Immolation // Kingdom of Conspiracy
Rating: 3.5/5.0 — Nastier than a NYC subway bench
Label: Nuclear Blast [EU] [US]
Websites: everlastingfire.com | myspace.com/immolation
Release Dates: EU: 2013.05.10 | NA: 05.14.2013
New York’s own death metal juggernaut, Immolation have seen their stock rise steadily over their lengthy career, to the point where they’ve become one of the most consistent and impressive units in the field. Their ability to blend technical proficiency with savage and broootal, groove-based death has developed and blossomed through the years and rarely have they disappointed the metal masses with a dud release (though I didn’t totally get behind Harnessing Ruin). 2010s Majesty and Decay was a satisfying dose of blasting, bleeding noise with loads of tech chops and Kingdom of Conspiracy is a proper continuation of that style and approach. No surprises await long time fans beyond the high level of playing and extreme levels of heaviness, and all the hallmarks of Immolation sounds are here in spades. You get ten tracks of epic sized, churning, roiling chaos accentuated by inhuman blast beats, corkscrewing, ominous riffs and unpredictable time shifts and lurches. The classic discordance and slight regard for harmony and melody are here as well, though interesting melodic touches do lay buried in the cracks and crevices. This isn’t easy listening fare and like most tech-death, it takes a few spins to really make sense, but Immolation is the only tech-death band I regularly enjoy because they’re masters of making it as palatable as possible. It’s still heavy as a glacier though!
Most of the songs here drift between blistering speed and slower, more oppressive tempos, though each is fraught with unusual flourishes and embellishments to bewilder and befuddle. The tracks that really smoothed out my brain wrinkles include “God Complex” with its cascading riffs that twist and contort like a carny freak; the depressive black metal influence and more restrained pace of “The Great Sleep” and the reptilian, slithering riffs and drum work throughout “Keep the Silence.”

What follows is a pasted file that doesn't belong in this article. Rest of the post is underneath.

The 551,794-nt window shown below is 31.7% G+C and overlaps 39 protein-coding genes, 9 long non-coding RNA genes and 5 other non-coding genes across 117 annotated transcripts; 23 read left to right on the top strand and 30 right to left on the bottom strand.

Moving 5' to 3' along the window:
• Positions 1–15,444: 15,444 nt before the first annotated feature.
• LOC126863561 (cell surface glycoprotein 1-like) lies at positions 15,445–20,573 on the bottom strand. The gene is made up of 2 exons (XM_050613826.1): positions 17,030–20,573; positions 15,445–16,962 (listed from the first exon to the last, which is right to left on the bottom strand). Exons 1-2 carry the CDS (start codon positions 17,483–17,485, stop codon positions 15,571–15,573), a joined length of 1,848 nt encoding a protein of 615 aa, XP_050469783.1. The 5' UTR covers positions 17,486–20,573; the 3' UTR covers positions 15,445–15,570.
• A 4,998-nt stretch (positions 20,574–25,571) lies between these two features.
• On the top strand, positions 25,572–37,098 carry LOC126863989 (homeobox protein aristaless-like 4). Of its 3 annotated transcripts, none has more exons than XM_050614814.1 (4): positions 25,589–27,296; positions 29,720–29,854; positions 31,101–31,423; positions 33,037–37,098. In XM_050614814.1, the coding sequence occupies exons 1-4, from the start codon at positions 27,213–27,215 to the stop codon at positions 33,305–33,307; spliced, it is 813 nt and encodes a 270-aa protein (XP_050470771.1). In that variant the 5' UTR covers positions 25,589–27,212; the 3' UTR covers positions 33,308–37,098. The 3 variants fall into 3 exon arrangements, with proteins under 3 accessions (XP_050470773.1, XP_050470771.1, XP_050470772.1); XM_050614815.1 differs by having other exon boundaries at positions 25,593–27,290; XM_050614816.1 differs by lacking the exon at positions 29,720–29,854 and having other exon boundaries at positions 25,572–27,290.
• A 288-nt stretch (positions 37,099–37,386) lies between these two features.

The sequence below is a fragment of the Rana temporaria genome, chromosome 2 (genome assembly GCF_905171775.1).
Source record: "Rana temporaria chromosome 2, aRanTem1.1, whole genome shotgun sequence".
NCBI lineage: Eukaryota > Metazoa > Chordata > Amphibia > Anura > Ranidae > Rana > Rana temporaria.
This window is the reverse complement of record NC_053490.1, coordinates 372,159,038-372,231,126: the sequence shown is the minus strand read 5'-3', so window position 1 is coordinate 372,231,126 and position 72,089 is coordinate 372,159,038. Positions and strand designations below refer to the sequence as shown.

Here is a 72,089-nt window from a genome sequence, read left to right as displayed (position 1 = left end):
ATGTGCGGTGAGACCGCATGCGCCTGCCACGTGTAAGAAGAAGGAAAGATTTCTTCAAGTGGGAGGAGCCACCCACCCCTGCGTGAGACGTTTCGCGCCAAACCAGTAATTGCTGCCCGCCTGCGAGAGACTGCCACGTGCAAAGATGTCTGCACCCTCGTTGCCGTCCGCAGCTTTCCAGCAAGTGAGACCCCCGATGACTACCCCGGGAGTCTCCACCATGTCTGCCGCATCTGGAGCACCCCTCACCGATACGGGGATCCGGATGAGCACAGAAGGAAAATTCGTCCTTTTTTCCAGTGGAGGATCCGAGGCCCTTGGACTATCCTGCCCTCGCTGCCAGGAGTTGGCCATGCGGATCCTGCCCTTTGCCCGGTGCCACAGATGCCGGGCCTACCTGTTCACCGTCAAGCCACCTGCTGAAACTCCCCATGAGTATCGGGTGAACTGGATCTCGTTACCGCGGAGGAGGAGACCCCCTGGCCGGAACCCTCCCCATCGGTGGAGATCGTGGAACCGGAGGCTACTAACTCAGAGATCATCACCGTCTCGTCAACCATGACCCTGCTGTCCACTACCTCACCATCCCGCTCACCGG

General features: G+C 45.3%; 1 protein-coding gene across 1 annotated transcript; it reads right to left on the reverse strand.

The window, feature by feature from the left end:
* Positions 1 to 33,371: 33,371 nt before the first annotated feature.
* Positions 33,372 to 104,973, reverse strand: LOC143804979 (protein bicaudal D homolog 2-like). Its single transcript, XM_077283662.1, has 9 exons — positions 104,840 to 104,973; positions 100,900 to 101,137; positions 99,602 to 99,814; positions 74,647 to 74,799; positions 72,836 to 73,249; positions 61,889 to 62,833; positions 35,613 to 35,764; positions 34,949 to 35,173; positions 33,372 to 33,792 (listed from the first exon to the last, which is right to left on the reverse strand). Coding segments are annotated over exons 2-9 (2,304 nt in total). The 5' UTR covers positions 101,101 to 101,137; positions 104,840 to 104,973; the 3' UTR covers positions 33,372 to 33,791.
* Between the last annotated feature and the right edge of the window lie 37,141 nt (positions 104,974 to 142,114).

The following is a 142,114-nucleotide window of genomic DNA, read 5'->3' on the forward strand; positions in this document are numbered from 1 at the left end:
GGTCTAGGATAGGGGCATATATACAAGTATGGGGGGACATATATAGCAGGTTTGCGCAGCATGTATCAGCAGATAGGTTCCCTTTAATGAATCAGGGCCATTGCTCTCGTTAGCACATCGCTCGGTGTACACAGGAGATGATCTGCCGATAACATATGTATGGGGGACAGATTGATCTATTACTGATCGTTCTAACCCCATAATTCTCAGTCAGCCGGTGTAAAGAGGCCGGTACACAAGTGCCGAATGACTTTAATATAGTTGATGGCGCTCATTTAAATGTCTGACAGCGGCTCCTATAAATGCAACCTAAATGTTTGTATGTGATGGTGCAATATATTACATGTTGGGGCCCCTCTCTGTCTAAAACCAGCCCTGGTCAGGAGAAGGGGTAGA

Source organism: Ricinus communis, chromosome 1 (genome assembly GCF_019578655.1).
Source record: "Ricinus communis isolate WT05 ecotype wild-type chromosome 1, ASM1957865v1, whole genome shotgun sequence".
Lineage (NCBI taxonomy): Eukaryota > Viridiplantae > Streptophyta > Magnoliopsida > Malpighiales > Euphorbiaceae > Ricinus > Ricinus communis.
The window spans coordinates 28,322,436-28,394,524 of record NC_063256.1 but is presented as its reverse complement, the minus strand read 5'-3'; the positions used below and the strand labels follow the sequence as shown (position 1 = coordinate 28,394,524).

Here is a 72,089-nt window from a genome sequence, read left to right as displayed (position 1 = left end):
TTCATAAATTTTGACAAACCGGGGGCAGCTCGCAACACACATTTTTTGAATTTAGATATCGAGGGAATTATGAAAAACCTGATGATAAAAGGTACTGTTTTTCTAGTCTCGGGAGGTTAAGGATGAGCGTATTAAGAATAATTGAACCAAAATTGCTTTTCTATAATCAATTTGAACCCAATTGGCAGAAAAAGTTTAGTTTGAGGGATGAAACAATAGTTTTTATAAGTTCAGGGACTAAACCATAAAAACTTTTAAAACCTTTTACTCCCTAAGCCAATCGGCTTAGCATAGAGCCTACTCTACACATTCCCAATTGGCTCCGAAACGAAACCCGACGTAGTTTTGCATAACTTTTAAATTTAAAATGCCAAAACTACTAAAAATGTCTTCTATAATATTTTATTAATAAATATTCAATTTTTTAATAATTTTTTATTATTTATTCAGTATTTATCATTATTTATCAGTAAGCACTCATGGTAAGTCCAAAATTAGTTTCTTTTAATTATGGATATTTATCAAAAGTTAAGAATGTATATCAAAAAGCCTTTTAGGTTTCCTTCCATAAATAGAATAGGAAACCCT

Other noteworthy moments come during the title track (lots of menacing, slow grind), “Bound to Order” (frenzied, but surprisingly melodic leads) and “All That Awaits” (which blends Morbid Angel‘s “Where the Slime Live” with unnatural blasting and razor-sharp riffs).
I wouldn’t say any song here is a failure, but “Echoes of Despair” and “Indoctrination” don’t hit me quite as hard as the rest of the material and they drag just a tad. Sound-wise, things are clear and maybe too clean and modern sounding for a death record, but at least you can hear every note.
Musically, this is tighter than a free Beiber concert held in a Burger King. These guys are fluid, solid players and they mesh exceedingly well as a unit. The guitar-work of Robert Vigna and Bill Taylor is insanely fast, varied and heavy, yet flashes melody in a way that never gets in the way 0f the brutality. Their playing makes the music epic, evil and crushing, yet so nuanced and interesting, it’s hard to find fault.
Keeping up with the Joneses, Steve Shalaty delivers a truly memorable performance behind the kit and at times, totally steals the thunder from the fretboard pyrotechnics (I especially loved his playing throughout “Keep the Silence”). Ross Dolan has a solid death roar, but he was never one of my favorites and at times, his delivery can feel one-dimensional and the weak link of the band. Still, he pulls his weight here and makes things heavy and nasty.
While this is a technical album, it never wanders into the realm of pointless wanking, nor does it cause me to zone out and lose the story. The band’s proficiency is constrained to serve the songs themselves and that’s what’s important.
Overall, a worthy addition to the Immolation catalog, and while I think it’s a slight notch down from Majesty and Decay, it’s still a high quality, no bullshit dose of brutality. These guys age like fine wine and they keep giving New York a good name (which is good, since so many other things are giving it a bad name these days). Mavens of tech death, your kingdom awaits you. Excelsior!